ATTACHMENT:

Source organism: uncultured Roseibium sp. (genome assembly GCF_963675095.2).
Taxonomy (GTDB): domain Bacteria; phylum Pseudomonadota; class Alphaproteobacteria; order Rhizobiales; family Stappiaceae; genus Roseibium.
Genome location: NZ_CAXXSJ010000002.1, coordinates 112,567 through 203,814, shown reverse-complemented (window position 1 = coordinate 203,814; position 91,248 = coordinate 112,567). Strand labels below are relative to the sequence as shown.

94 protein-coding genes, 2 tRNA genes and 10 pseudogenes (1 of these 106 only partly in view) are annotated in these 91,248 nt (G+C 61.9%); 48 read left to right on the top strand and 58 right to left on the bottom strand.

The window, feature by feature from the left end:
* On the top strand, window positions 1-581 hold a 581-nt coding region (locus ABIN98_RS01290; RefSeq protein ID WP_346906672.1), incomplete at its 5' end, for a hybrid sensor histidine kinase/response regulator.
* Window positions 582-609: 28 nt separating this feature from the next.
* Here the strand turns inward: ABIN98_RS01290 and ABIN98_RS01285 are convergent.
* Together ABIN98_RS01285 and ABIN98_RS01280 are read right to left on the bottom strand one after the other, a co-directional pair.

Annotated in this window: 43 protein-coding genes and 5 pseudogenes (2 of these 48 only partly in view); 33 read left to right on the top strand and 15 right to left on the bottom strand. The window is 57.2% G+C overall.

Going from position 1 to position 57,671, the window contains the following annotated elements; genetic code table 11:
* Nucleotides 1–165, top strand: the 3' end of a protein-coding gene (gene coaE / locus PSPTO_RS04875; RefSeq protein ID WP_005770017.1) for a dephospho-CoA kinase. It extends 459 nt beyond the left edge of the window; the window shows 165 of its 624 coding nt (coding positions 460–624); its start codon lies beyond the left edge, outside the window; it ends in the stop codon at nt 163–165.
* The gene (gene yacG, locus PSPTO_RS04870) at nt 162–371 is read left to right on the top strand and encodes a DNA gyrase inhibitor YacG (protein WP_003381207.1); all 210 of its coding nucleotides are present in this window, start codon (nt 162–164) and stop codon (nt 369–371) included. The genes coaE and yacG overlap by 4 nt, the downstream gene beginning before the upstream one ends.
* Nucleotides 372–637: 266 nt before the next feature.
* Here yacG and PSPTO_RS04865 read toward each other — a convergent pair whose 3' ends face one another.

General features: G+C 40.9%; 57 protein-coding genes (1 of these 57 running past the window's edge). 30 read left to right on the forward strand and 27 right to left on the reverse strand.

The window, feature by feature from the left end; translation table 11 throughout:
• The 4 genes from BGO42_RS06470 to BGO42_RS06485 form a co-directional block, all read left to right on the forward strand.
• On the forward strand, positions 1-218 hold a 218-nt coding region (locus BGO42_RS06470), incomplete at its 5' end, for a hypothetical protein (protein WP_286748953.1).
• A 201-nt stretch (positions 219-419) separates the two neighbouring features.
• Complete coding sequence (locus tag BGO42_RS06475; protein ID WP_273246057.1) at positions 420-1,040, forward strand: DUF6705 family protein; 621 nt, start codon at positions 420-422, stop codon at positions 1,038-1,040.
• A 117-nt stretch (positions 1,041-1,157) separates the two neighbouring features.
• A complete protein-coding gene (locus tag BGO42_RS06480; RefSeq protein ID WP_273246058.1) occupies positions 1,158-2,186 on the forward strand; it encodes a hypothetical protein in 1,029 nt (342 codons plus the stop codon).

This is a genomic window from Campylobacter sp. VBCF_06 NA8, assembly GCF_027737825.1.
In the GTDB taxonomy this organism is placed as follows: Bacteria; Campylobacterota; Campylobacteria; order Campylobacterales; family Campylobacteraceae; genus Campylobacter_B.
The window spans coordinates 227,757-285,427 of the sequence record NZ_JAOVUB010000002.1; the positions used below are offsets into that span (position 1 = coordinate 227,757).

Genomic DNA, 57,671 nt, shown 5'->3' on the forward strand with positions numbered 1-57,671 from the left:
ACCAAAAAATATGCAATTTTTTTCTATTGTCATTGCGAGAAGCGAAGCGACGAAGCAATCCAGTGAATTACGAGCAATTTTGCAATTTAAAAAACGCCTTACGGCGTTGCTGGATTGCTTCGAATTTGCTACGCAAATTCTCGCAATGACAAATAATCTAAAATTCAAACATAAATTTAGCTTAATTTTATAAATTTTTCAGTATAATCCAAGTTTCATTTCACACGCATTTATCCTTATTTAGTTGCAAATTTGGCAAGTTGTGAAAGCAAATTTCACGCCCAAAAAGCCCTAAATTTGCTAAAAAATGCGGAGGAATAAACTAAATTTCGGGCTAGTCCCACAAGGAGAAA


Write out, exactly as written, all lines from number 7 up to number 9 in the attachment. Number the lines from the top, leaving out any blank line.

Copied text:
* Window positions 582-609: 28 nt separating this feature from the next.
* Here the strand turns inward: ABIN98_RS01290 and ABIN98_RS01285 are convergent.
* Together ABIN98_RS01285 and ABIN98_RS01280 are read right to left on the bottom strand one after the other, a co-directional pair.